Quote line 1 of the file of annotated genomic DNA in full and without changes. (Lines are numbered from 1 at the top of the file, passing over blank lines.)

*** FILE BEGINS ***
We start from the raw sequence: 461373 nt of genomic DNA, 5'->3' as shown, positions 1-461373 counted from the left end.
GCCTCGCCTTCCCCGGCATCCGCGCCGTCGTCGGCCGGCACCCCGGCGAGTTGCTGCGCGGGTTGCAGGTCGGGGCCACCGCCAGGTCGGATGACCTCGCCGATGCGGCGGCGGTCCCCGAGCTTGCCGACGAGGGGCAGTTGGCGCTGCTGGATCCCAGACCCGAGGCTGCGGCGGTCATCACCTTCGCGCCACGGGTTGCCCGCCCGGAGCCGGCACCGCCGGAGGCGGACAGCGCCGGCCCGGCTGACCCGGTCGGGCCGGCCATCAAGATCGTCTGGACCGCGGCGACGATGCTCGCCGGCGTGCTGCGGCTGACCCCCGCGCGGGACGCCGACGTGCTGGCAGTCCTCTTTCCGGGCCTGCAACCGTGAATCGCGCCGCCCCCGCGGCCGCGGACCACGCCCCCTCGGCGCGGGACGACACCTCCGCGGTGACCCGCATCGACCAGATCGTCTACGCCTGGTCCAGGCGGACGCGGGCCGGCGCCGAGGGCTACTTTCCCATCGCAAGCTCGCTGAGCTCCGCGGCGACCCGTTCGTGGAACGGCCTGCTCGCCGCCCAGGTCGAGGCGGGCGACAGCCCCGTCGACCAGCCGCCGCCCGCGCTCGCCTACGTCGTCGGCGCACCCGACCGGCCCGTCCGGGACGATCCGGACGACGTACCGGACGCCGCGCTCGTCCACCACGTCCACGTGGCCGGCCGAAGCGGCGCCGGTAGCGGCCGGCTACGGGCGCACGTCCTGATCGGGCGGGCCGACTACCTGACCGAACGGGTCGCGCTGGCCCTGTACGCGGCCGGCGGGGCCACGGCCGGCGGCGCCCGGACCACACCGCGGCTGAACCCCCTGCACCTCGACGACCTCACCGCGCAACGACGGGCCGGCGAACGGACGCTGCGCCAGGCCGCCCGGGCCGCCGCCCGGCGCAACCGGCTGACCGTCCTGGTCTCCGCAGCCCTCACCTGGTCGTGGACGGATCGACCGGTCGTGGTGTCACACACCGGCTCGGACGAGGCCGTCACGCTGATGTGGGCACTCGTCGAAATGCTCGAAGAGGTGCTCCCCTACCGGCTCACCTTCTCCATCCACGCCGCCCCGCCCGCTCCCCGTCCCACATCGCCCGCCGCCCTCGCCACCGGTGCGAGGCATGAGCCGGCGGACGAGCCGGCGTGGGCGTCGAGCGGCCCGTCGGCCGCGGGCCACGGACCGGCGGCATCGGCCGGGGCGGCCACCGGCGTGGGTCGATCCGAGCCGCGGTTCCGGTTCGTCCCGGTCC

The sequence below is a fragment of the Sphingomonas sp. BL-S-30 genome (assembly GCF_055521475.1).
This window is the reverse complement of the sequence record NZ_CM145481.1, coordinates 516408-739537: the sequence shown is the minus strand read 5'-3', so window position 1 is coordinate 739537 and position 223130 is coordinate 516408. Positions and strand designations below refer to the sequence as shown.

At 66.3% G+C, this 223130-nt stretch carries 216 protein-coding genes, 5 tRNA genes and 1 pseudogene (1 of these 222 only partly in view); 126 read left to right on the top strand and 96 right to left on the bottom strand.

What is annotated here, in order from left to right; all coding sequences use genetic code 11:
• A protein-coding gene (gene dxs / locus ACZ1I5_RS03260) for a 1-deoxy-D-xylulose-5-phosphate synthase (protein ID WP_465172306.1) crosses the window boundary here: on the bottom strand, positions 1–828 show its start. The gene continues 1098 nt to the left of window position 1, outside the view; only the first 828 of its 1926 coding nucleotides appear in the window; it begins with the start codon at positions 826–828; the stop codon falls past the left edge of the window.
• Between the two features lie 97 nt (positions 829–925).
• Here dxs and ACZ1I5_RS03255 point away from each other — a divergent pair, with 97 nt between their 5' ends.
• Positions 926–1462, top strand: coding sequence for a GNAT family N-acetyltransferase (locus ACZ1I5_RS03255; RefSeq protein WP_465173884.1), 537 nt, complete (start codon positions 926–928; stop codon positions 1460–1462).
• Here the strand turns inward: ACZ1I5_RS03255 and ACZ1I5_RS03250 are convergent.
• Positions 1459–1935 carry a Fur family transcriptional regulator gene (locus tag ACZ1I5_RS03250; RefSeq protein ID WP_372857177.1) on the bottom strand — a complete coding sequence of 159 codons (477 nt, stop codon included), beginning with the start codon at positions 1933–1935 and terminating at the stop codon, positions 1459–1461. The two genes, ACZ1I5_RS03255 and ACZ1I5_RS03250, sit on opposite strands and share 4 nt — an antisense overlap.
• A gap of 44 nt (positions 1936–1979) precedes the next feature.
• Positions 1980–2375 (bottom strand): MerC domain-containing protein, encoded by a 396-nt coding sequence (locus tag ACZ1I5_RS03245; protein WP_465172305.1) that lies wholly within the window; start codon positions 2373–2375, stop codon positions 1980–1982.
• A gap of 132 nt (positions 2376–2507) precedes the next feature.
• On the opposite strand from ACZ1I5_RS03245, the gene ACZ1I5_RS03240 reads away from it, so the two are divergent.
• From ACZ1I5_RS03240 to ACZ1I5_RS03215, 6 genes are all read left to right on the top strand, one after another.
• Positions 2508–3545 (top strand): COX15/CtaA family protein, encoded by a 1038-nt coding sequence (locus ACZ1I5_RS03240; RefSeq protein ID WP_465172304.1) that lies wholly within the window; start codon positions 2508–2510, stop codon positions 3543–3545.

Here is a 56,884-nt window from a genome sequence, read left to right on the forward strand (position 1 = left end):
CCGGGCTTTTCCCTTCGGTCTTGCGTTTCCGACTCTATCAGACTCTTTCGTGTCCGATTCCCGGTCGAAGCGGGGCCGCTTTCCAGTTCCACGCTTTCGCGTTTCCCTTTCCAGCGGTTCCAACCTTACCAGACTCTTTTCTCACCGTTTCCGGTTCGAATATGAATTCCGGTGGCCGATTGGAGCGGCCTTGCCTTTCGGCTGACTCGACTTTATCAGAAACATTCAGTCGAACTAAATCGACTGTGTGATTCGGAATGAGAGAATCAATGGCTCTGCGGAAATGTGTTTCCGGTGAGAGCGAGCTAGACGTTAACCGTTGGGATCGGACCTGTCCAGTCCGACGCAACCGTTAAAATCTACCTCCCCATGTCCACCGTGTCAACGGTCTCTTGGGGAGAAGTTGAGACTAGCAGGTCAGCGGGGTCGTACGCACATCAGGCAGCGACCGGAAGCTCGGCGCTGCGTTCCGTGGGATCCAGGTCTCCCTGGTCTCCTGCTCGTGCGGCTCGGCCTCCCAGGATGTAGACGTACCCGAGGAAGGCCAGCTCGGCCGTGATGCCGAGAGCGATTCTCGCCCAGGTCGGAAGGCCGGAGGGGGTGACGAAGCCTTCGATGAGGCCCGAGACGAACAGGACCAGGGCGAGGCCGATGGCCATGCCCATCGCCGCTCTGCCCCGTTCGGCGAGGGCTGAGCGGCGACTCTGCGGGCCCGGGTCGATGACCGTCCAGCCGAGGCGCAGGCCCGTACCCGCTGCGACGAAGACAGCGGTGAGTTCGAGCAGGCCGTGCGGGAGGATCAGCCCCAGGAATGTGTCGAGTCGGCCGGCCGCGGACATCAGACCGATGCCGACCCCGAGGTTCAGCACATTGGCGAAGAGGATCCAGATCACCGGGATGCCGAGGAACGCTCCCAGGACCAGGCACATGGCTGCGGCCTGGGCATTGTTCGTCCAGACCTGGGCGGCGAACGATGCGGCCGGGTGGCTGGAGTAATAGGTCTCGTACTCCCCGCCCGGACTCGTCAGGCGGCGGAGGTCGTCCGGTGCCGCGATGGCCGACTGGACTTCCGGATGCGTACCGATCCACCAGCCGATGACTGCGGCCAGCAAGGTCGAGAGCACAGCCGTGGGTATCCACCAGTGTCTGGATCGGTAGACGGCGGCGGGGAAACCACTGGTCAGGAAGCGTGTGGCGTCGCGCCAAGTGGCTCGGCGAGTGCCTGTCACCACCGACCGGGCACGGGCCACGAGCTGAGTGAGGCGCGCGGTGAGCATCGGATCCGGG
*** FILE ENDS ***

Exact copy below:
We start from the raw sequence: 461373 nt of genomic DNA, 5'->3' as shown, positions 1-461373 counted from the left end.